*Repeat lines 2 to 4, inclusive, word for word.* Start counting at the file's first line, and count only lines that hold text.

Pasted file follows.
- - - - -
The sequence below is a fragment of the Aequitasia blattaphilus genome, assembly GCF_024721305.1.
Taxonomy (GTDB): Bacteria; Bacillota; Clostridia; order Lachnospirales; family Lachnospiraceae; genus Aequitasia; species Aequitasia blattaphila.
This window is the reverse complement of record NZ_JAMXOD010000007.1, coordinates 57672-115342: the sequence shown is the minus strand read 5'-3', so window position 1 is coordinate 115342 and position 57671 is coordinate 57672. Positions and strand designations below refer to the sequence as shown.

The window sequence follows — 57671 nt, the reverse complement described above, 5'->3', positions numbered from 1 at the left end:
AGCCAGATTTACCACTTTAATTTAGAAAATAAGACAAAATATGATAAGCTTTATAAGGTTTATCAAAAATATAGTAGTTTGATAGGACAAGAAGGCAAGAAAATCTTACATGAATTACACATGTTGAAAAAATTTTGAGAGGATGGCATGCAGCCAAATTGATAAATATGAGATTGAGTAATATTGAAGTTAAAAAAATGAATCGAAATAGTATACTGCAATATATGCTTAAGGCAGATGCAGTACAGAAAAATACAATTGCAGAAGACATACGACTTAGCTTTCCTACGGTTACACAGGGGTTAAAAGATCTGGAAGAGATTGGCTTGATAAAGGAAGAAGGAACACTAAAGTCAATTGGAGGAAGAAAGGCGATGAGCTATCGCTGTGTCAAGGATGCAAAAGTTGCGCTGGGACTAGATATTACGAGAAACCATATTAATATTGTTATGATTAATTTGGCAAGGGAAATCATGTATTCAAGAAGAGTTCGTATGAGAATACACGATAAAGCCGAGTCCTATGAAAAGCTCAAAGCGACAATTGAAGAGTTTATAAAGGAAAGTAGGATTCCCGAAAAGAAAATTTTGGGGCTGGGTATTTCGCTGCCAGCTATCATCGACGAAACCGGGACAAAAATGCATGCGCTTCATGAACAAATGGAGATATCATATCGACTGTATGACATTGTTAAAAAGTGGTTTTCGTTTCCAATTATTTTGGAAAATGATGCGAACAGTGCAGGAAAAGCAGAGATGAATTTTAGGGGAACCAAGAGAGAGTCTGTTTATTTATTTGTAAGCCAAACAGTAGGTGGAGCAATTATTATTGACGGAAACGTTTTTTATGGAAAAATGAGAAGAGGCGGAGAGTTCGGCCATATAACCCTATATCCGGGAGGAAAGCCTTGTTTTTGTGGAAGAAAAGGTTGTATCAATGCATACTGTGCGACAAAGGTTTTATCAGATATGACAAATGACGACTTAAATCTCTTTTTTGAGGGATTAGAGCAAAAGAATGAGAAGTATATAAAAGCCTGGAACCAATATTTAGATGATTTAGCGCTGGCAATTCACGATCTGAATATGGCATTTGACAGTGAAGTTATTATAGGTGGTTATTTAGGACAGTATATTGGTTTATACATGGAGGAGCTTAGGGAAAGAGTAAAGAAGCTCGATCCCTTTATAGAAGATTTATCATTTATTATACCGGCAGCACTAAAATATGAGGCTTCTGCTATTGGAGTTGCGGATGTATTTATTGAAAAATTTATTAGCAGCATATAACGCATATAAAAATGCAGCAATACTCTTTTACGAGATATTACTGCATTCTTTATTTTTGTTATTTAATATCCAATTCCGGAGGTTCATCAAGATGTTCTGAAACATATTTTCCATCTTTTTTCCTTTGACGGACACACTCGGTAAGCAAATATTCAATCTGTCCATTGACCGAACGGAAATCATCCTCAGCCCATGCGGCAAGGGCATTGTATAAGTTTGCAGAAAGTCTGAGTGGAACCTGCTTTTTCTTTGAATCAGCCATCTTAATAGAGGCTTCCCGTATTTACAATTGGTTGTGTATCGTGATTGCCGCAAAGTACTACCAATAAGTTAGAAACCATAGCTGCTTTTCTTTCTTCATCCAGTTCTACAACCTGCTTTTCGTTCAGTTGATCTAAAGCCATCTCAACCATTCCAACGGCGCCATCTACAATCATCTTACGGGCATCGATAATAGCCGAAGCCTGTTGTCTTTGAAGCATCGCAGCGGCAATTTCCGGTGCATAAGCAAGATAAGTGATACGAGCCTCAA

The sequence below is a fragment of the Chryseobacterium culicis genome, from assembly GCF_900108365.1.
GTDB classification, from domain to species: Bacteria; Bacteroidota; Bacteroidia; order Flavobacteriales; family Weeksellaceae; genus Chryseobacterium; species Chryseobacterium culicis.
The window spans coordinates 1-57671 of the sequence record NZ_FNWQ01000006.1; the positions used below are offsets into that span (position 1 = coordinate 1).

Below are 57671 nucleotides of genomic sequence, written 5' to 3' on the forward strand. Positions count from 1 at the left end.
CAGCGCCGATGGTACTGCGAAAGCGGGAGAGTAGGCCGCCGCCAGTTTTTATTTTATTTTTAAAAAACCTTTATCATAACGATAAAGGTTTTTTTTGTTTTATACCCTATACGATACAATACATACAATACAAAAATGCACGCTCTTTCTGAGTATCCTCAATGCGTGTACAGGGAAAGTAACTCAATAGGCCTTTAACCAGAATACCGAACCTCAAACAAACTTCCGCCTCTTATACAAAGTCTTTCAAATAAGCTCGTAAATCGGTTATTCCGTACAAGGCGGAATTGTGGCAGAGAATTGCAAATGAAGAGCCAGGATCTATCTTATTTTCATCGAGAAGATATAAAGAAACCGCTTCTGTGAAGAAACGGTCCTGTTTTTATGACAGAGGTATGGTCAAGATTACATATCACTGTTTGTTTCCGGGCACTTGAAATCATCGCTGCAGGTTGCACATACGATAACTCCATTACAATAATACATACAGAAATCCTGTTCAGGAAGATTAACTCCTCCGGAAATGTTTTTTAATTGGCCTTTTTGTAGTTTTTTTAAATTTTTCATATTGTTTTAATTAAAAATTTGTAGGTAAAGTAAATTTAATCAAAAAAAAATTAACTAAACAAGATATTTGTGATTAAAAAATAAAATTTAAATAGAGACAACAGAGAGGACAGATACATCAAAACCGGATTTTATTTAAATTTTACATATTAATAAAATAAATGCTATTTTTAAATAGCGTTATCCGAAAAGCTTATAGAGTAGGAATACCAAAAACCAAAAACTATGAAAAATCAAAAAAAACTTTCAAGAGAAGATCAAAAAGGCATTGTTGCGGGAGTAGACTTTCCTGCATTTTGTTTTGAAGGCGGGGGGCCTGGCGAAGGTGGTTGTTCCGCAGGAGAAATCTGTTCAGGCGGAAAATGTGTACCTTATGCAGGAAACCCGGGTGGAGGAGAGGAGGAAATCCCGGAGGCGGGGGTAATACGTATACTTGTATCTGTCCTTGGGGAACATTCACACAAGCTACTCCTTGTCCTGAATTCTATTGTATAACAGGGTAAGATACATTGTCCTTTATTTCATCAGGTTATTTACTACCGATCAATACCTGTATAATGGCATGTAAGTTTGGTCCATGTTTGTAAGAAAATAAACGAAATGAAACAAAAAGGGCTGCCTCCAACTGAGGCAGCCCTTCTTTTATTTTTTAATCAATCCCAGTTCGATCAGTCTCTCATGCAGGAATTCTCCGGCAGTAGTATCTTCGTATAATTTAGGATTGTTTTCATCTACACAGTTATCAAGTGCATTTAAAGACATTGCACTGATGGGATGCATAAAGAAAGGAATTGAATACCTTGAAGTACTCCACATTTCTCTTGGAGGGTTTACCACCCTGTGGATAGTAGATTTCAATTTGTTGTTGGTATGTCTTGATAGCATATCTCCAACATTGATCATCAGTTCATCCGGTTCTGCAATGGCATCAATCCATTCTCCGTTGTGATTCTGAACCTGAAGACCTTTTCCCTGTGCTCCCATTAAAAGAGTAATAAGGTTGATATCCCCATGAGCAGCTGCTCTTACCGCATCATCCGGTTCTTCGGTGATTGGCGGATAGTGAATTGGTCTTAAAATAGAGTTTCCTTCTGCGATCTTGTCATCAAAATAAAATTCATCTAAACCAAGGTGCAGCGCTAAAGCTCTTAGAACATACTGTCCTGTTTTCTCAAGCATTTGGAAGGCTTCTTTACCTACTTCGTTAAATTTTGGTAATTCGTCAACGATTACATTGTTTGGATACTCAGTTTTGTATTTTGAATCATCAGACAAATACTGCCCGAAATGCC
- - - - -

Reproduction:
Taxonomy (GTDB): Bacteria; Bacillota; Clostridia; order Lachnospirales; family Lachnospiraceae; genus Aequitasia; species Aequitasia blattaphila.
This window is the reverse complement of record NZ_JAMXOD010000007.1, coordinates 57672-115342: the sequence shown is the minus strand read 5'-3', so window position 1 is coordinate 115342 and position 57671 is coordinate 57672. Positions and strand designations below refer to the sequence as shown.

The window sequence follows — 57671 nt, the reverse complement described above, 5'->3', positions numbered from 1 at the left end: